Dr Kailash Chand: Scrap the market approach to healthcare

The government has asked the health service to save £30bn by 2017 - so much for it finding additional money for the NHS.

The NHS reorganisation is facilitating and encouraging privatisation and outsourcing, which wastes money on profits instead of using it all to run the NHS. The creation of a market ethos-led NHS and the corporate philosophy of treating health as a commodity and the patient as a target have resulted in a colossal waste of funds, with little real benefit to the patient. There is not a scrap of evidence that the price goes down and efficiency increases if private companies deliver NHS care.

In fact, the evidence points the other way. Costs increase and services may well get worse.

Money is being wasted on turning healthcare into a market, in which providers must compete rather than co-operate and GPs are legally required to spend money on expensive, lengthy tendering processes. Far from being in charge, GPs are rubber-stamping decisions imposed by NHS England and commissioning support services.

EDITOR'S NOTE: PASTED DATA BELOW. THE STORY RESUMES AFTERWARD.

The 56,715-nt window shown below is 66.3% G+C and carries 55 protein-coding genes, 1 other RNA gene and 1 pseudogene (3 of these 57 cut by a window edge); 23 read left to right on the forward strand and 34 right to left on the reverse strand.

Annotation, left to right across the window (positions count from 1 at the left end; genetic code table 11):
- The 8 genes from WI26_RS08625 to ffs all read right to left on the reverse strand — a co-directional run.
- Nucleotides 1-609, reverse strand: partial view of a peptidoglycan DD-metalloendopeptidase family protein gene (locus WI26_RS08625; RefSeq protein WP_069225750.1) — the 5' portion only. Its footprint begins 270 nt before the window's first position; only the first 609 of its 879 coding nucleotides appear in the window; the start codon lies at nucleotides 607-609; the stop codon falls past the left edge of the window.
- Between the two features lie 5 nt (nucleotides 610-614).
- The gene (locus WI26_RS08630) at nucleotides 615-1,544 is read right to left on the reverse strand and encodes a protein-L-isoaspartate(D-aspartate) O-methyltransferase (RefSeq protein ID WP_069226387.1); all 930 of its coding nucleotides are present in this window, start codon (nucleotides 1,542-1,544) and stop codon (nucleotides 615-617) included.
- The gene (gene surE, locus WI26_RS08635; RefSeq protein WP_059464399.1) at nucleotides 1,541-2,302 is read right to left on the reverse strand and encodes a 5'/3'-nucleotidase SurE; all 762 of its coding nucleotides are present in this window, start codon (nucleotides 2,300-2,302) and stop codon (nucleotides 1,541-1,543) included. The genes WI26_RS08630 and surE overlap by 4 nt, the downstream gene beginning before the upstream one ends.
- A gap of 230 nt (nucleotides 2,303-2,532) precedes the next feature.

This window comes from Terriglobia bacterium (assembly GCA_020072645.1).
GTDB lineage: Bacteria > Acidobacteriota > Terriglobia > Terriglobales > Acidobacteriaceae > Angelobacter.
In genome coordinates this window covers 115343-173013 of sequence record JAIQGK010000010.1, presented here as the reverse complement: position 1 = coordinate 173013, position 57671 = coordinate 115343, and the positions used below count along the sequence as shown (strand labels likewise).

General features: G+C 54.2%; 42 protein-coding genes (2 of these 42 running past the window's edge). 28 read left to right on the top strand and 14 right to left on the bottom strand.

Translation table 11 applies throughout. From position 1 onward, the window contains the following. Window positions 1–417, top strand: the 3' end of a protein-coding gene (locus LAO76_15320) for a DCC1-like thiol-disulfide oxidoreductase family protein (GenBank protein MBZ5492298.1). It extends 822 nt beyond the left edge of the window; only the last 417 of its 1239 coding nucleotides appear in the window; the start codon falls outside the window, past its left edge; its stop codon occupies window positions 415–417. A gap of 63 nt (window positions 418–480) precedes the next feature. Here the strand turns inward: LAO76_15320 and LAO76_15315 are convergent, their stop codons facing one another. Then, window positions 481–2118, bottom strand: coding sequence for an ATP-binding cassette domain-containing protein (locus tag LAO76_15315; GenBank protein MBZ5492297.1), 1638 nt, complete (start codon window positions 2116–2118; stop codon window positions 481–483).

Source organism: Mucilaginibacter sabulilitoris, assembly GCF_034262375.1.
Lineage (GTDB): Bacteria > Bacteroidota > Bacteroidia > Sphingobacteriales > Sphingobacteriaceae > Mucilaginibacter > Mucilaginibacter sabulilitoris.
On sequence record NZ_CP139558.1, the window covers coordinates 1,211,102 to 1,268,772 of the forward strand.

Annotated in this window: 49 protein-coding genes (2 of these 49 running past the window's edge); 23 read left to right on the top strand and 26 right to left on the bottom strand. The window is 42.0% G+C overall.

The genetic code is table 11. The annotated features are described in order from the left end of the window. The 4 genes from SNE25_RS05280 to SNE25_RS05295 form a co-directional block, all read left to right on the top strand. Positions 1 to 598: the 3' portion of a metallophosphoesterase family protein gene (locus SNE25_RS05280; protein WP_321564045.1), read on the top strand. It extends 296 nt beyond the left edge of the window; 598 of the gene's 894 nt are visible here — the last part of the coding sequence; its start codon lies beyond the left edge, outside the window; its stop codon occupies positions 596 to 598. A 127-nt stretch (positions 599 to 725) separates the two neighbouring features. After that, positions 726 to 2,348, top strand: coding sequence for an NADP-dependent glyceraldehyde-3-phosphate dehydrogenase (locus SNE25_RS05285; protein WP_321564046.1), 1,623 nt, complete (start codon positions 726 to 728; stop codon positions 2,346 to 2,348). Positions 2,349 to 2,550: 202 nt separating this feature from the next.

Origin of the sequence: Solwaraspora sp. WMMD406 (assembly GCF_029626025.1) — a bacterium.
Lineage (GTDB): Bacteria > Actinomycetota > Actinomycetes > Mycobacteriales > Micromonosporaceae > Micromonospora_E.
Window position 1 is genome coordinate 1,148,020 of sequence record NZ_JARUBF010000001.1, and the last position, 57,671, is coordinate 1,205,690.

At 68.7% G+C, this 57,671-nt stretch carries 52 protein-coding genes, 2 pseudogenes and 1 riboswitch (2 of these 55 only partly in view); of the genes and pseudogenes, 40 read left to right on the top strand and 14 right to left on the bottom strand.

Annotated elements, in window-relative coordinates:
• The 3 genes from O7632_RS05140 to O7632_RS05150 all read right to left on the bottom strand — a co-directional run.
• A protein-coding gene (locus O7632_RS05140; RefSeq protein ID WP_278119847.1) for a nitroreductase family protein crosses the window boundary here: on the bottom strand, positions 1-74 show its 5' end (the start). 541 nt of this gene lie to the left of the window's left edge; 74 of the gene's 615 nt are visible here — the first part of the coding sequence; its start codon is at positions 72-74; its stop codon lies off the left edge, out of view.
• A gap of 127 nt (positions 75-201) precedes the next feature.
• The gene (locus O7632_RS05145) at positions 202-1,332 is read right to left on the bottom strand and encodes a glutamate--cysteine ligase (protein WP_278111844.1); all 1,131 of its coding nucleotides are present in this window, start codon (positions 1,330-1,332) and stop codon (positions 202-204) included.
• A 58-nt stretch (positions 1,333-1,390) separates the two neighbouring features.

Successive governments in the past two decades have encouraged a 24-hour, consumerist environment - the 'dial-a-pizza' approach to healthcare.

Alarmist perceptions of ageing as a fundamental threat to the NHS are overblown. It is undeniable that this presents new challenges to health and long-term care, but the solutions are there.

Long-term care, social care and healthcare should be integrated at different levels of provision, and strengthening primary care is the key to addressing the matter.

So can the NHS rise to the challenge? What is healthcare going to look, feel and sound like in five or 10 years?

Is the current model sustainable or will it have to change? In either case, how will it do so? The only way to sustain and reshape the NHS to improve and meet the challenges of the future, including care for an ageing population, is to strengthen its founding principles, as a publicly funded and publicly accountable NHS.

  • Dr Chand is BMA deputy chairman, but is writing here in a personal capacity.

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